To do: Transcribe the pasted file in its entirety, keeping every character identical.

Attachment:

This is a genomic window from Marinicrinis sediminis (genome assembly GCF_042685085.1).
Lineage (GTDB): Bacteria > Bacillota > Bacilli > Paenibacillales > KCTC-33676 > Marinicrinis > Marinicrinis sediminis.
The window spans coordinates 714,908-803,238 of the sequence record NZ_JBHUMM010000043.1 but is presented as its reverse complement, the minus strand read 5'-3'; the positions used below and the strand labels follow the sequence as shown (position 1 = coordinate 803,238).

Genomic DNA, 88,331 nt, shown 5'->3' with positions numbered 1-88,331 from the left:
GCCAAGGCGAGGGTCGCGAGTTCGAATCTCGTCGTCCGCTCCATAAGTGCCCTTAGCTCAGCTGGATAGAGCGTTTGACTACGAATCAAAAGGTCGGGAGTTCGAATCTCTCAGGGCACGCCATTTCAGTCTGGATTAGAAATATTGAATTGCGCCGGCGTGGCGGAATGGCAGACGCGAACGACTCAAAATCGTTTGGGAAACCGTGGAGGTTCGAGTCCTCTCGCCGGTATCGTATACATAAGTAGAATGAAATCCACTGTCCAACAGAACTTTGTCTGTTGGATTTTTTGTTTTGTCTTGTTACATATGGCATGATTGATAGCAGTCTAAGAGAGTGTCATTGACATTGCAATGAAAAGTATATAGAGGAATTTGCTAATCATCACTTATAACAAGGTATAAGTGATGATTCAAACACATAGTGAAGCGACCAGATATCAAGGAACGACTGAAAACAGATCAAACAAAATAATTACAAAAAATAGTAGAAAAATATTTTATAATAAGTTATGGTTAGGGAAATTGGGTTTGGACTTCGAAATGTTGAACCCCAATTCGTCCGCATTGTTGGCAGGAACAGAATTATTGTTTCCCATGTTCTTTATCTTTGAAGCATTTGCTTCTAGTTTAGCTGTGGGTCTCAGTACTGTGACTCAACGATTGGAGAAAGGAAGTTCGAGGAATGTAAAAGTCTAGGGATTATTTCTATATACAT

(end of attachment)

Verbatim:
This is a genomic window from Marinicrinis sediminis (genome assembly GCF_042685085.1).
Lineage (GTDB): Bacteria > Bacillota > Bacilli > Paenibacillales > KCTC-33676 > Marinicrinis > Marinicrinis sediminis.
The window spans coordinates 714,908-803,238 of the sequence record NZ_JBHUMM010000043.1 but is presented as its reverse complement, the minus strand read 5'-3'; the positions used below and the strand labels follow the sequence as shown (position 1 = coordinate 803,238).

Genomic DNA, 88,331 nt, shown 5'->3' with positions numbered 1-88,331 from the left:
GCCAAGGCGAGGGTCGCGAGTTCGAATCTCGTCGTCCGCTCCATAAGTGCCCTTAGCTCAGCTGGATAGAGCGTTTGACTACGAATCAAAAGGTCGGGAGTTCGAATCTCTCAGGGCACGCCATTTCAGTCTGGATTAGAAATATTGAATTGCGCCGGCGTGGCGGAATGGCAGACGCGAACGACTCAAAATCGTTTGGGAAACCGTGGAGGTTCGAGTCCTCTCGCCGGTATCGTATACATAAGTAGAATGAAATCCACTGTCCAACAGAACTTTGTCTGTTGGATTTTTTGTTTTGTCTTGTTACATATGGCATGATTGATAGCAGTCTAAGAGAGTGTCATTGACATTGCAATGAAAAGTATATAGAGGAATTTGCTAATCATCACTTATAACAAGGTATAAGTGATGATTCAAACACATAGTGAAGCGACCAGATATCAAGGAACGACTGAAAACAGATCAAACAAAATAATTACAAAAAATAGTAGAAAAATATTTTATAATAAGTTATGGTTAGGGAAATTGGGTTTGGACTTCGAAATGTTGAACCCCAATTCGTCCGCATTGTTGGCAGGAACAGAATTATTGTTTCCCATGTTCTTTATCTTTGAAGCATTTGCTTCTAGTTTAGCTGTGGGTCTCAGTACTGTGACTCAACGATTGGAGAAAGGAAGTTCGAGGAATGTAAAAGTCTAGGGATTATTTCTATATACAT